Hell Was on the Roof by Mark Henderson

It became quite a party, though it took
long enough—everyone coming over
to complain, showing me the cures for
various diseases that had fallen
into their drinks. “Save those!” I yelled. “Don’t pour
anything out!” A guy whose name I didn’t
know held his salad up for me to see
his first love’s cherry, cherishing it all
over again, tears in his eyes, in spite
of how mature he’d become since so long
ago. There was a bit of world peace—dusty,
falling apart at the edges—lying
on the carpet, forsaken many times
over for lack of excitement. It was
then that we all happened to look up and
notice the growing number of cracks. I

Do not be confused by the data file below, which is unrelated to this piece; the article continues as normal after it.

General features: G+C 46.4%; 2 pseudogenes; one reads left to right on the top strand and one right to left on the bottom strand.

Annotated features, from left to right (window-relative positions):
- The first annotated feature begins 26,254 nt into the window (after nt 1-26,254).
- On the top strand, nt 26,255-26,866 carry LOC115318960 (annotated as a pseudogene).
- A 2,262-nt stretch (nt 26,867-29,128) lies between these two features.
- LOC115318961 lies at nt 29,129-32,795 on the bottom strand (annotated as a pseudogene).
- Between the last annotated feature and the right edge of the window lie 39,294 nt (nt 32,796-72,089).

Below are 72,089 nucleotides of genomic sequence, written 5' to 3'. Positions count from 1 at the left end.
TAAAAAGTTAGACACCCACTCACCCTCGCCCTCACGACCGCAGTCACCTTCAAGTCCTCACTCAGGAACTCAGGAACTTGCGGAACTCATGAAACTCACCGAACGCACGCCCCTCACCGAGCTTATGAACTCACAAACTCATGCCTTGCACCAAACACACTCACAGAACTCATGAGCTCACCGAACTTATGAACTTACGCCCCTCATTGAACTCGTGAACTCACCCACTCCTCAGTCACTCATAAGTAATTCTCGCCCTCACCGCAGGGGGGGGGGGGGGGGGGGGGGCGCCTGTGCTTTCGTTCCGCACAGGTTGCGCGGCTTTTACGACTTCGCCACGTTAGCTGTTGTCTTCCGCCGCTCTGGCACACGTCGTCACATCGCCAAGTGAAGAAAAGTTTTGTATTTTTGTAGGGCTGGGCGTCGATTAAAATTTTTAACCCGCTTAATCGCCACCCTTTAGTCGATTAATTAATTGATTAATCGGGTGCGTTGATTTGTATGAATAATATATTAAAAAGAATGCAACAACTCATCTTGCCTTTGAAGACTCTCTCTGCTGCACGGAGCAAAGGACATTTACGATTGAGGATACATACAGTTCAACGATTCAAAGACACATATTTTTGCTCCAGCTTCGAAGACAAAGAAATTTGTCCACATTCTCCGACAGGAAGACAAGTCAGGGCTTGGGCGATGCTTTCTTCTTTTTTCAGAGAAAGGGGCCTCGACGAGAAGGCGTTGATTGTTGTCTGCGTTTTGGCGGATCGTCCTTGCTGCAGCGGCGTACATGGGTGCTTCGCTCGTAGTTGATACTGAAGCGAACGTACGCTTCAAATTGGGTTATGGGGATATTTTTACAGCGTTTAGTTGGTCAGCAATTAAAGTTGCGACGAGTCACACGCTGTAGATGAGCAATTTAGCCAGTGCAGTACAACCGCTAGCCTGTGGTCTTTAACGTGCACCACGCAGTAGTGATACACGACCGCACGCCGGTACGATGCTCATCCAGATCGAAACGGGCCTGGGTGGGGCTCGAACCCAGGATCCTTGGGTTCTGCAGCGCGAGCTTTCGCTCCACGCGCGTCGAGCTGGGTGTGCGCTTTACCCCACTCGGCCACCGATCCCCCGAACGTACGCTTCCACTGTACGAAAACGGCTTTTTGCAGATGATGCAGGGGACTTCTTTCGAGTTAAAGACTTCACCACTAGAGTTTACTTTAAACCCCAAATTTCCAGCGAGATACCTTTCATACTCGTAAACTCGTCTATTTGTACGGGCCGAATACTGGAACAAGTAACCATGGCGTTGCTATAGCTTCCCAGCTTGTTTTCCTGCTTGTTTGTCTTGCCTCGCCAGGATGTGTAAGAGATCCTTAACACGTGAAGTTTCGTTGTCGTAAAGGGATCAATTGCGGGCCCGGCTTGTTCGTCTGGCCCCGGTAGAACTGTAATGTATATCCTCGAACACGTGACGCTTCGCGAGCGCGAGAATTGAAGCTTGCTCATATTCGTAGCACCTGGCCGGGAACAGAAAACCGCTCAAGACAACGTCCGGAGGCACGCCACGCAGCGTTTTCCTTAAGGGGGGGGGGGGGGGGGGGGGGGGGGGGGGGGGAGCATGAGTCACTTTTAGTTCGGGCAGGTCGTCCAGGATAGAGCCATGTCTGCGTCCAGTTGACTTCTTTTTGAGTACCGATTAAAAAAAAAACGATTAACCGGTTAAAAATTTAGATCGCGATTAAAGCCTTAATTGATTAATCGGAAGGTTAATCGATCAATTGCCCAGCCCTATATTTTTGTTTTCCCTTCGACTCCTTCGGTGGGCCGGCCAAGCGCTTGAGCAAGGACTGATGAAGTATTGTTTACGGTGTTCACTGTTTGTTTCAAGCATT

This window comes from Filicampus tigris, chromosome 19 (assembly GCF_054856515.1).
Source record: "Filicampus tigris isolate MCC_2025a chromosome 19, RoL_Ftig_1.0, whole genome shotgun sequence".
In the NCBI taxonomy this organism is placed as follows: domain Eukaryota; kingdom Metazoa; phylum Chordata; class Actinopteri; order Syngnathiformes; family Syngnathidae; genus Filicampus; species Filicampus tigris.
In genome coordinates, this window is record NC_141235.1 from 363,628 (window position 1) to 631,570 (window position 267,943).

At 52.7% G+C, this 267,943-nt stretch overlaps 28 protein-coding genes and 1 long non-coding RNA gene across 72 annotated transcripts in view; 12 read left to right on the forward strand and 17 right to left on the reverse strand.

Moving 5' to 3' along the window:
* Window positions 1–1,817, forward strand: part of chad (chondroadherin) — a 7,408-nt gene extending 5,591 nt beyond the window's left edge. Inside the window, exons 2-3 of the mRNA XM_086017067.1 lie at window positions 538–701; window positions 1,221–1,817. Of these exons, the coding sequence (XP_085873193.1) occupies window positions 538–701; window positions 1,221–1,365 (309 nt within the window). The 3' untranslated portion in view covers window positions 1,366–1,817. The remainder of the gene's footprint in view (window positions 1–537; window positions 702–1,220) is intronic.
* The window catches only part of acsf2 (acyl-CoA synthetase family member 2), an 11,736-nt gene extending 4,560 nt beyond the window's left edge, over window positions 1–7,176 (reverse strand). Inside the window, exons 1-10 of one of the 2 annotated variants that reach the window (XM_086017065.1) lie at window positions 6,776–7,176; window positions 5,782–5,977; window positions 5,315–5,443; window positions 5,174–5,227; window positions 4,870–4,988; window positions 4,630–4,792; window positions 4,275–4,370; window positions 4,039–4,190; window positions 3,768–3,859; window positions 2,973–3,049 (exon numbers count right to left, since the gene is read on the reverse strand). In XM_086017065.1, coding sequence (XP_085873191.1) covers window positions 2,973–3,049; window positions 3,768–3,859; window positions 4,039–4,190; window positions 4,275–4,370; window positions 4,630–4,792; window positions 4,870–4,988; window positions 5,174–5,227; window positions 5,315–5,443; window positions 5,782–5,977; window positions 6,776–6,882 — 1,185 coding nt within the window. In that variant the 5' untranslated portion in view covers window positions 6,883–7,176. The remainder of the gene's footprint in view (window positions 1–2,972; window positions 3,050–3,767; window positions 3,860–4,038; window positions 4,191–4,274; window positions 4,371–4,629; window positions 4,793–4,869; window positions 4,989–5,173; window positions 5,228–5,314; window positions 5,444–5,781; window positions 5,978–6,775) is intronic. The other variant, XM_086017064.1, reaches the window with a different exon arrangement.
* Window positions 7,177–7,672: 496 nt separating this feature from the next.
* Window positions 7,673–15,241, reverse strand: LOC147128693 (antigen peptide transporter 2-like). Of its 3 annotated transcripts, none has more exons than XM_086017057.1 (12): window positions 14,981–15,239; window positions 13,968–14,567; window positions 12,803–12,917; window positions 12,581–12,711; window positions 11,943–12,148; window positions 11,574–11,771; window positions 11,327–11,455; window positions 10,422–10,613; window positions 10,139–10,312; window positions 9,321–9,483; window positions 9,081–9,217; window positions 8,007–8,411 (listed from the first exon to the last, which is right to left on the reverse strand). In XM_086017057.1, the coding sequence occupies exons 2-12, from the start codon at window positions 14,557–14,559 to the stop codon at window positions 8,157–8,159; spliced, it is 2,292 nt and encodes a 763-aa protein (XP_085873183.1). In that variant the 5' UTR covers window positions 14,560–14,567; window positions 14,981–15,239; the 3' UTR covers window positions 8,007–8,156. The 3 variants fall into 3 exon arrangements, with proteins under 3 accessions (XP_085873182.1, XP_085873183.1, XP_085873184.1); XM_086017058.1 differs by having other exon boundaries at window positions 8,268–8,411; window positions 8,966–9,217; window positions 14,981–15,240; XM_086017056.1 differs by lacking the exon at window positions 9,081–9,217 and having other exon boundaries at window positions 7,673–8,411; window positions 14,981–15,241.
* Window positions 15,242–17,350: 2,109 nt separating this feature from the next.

pulled down the ladder to walk up into
the ceiling. Who would have thought that all
the world’s prayers had been trapped in attics,
rusting like the cymbals of wind-up toy
monkeys with teeth that, even through the dust,
seem to glow in the dark? We refilled our glasses
and bowls before going outside to look up.

Mark Henderson teaches at Tuskegee University. He earned his Ph. D. at Auburn University with concentrations in American literature and psychoanalytic theory. He has poems published or forthcoming in Cozy Cat PressFrom Whispers to Roars, and Defenestrationism.net. He was born and raised in Monroe, Louisiana, and currently resides in Auburn, Alabama.